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Document Type

Research

Keywords

frog developmental abnormalities, parasites and limb abnormalities, frog trematodes

Abstract

This study is the first report of statistically significant relationships between limb abnormalities and trematode metacercariae in natural populations of frogs. We examined only parasite associations and did not investigate numerous potential pollutants that have been suggested by others to be associated with frog limb abnormalities. Rana catesbeiana of varying ages with a variety of limb abnormalities were found during the flood of 1993. By June 1994, the receding flood waters had left four pools, each with newly metamorphosing bullfrogs. Only one of the pools contained abnormal individuals and histological examination revealed significantly greater prevalence of trematode metacercarial infection in these frogs. Random tissue samples showed that within that pool, abnormal bullfrogs were significantly more likely to carry trematode metacercariae than were normal bullfrogs. Comparison of infected frogs from the study area showed that abnormal bullfrogs had significantly more severe infections than did infected normal bullfrogs. Samples of limbs abnormally lacking musculature, carried parasites while normal limbs did not and bullfrogs lacking back limbs always had subcutaneous metacercariae where the missing limb should have emerged. While this work indicates an association between parasites and limb abnormalities, it does not exclude the "easy target" hypothesis where by a chemically injured animal or chemically injured tissue might be more likely to be infected than a normal animal or normal tissue. Potential senerios are presented for both an "easy target" hypothesis and a "parasite cause" hypothesis. Our work suggests that trematode-abnormality relationships become evident only when samples are limited to metamorphosing frogs.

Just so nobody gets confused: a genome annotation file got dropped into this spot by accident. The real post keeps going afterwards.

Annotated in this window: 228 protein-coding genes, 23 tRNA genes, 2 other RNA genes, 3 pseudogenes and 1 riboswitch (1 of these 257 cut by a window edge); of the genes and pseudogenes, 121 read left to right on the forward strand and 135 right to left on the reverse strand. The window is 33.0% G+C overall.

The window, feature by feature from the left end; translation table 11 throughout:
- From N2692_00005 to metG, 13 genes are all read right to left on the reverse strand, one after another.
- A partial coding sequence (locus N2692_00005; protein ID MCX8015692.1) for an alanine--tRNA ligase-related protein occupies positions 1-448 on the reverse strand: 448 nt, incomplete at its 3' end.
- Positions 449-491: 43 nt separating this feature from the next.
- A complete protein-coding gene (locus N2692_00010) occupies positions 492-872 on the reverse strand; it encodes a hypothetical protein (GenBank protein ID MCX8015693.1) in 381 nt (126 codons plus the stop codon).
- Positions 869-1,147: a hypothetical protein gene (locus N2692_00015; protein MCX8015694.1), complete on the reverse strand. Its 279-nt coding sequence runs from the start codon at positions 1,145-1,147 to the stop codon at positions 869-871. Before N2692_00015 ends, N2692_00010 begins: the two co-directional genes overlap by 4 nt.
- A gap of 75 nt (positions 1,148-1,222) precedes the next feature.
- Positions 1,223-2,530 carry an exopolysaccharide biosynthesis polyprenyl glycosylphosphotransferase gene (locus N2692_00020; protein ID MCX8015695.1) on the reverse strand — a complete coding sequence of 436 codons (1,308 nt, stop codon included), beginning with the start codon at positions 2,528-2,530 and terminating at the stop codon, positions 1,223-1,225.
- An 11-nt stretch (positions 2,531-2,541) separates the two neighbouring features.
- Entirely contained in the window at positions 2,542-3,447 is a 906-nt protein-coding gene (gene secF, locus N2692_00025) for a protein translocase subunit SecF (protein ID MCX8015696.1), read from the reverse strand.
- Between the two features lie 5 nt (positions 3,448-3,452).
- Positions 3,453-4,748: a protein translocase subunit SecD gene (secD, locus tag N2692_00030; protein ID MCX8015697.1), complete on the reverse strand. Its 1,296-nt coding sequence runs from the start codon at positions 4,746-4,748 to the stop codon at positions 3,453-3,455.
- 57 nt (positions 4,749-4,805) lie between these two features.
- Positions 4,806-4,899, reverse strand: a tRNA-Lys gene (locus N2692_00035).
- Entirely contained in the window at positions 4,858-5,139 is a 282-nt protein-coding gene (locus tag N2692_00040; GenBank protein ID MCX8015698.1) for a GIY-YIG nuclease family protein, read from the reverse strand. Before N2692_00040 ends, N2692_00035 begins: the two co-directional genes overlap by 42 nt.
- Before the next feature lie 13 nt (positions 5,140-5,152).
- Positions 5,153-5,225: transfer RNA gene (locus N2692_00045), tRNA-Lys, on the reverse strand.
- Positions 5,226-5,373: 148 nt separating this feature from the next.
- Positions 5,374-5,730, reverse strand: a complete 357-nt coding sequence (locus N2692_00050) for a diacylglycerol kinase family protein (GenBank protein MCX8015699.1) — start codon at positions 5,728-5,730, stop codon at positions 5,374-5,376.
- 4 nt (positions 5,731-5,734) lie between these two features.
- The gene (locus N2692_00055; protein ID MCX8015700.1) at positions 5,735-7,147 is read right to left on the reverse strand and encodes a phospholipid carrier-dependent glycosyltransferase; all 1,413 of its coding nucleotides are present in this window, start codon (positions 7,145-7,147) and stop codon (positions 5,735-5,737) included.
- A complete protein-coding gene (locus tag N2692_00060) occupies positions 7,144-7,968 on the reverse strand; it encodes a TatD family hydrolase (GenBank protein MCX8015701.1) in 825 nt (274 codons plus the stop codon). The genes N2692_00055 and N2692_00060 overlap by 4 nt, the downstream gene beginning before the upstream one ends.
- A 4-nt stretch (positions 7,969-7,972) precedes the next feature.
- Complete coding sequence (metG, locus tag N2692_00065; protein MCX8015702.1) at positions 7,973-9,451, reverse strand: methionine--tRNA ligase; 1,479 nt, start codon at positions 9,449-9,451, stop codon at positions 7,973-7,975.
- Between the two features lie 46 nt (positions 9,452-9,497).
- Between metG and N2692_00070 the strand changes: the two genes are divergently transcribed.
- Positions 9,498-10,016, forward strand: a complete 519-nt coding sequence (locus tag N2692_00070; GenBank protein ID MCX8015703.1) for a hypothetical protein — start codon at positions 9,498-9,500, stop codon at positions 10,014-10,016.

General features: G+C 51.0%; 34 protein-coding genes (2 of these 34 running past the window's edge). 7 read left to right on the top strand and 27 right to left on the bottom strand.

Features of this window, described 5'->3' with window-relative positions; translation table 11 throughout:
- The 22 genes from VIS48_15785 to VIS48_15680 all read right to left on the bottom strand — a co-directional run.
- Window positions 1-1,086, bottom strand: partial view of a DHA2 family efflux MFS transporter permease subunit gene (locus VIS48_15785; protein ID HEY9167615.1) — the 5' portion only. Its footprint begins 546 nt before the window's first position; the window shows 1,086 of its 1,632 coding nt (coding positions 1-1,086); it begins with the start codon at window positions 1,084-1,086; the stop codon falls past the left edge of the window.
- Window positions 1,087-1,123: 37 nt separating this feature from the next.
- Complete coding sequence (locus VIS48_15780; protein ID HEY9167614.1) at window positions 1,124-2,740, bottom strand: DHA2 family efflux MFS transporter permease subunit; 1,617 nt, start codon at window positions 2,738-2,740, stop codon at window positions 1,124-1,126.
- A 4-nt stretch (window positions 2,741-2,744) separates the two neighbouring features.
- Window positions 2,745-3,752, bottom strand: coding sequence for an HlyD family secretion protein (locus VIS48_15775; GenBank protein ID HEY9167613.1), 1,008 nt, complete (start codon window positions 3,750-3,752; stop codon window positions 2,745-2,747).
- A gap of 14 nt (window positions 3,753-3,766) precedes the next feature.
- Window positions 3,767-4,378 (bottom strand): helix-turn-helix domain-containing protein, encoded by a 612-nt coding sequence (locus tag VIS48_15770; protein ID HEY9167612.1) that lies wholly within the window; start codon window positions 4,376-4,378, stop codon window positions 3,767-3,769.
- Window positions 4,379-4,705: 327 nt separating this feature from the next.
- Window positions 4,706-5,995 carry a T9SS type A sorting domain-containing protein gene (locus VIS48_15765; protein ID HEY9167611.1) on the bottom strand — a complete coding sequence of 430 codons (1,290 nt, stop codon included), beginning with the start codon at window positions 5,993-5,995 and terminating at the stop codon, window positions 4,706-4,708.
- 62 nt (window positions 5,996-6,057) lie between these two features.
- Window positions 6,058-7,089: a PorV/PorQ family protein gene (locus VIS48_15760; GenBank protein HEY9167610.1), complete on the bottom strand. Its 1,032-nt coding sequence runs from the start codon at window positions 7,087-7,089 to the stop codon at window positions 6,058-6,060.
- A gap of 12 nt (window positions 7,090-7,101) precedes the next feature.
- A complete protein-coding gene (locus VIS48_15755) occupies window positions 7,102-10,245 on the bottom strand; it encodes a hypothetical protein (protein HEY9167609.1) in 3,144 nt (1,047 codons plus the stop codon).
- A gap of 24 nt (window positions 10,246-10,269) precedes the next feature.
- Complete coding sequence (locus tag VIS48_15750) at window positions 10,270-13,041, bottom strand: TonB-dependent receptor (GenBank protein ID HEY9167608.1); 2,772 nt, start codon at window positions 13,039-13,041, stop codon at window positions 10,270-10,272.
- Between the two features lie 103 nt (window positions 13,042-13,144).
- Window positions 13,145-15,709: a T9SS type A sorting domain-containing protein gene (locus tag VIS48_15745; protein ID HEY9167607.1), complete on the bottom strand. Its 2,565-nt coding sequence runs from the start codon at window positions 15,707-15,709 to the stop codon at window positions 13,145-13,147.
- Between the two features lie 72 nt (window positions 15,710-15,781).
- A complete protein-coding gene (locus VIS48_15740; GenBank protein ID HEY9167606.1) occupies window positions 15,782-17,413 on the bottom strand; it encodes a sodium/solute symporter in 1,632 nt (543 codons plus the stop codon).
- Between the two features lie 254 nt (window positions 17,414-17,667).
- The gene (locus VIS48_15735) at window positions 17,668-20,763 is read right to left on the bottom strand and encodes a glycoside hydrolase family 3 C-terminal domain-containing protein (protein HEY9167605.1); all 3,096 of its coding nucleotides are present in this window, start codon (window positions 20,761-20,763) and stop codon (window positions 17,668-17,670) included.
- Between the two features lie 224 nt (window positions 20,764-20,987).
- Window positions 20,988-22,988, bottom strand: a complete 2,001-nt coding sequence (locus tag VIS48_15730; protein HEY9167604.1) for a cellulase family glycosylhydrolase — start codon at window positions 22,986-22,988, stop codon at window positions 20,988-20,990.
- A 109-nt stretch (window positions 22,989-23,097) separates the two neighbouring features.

Publication Date

September-December 2000

Journal Title

Journal of the Iowa Academy of Science

Volume

107

Issue

3-4

First Page

79

Last Page

85

Copyright

© Copyright 2000 by the Iowa Academy of Science, Inc.

Language

EN

File Format

application/pdf